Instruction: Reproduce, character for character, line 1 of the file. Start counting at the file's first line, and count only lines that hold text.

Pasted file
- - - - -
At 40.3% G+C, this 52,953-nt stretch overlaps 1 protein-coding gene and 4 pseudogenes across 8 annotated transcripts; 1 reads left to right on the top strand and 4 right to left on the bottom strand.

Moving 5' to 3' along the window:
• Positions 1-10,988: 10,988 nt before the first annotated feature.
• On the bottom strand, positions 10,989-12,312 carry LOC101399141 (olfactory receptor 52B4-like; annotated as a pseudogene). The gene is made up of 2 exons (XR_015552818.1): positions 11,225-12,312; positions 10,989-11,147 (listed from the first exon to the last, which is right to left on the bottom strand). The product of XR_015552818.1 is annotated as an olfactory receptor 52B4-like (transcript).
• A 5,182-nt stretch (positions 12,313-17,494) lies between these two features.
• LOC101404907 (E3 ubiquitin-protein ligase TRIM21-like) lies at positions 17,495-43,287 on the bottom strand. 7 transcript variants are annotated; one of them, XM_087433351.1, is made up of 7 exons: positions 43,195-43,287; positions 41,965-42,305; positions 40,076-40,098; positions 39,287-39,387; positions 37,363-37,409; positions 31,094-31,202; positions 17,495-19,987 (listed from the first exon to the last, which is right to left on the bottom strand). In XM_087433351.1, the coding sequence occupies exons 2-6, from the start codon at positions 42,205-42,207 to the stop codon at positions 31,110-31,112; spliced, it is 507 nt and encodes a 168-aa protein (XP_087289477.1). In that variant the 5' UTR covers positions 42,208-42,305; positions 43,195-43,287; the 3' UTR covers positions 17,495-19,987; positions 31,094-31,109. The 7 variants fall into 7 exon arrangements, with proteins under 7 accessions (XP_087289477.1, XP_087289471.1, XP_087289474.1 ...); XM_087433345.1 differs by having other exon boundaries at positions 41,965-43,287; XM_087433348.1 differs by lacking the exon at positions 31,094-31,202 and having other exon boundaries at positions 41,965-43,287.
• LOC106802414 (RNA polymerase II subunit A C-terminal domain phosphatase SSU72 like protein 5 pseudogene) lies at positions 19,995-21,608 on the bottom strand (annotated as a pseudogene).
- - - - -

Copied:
At 40.3% G+C, this 52,953-nt stretch overlaps 1 protein-coding gene and 4 pseudogenes across 8 annotated transcripts; 1 reads left to right on the top strand and 4 right to left on the bottom strand.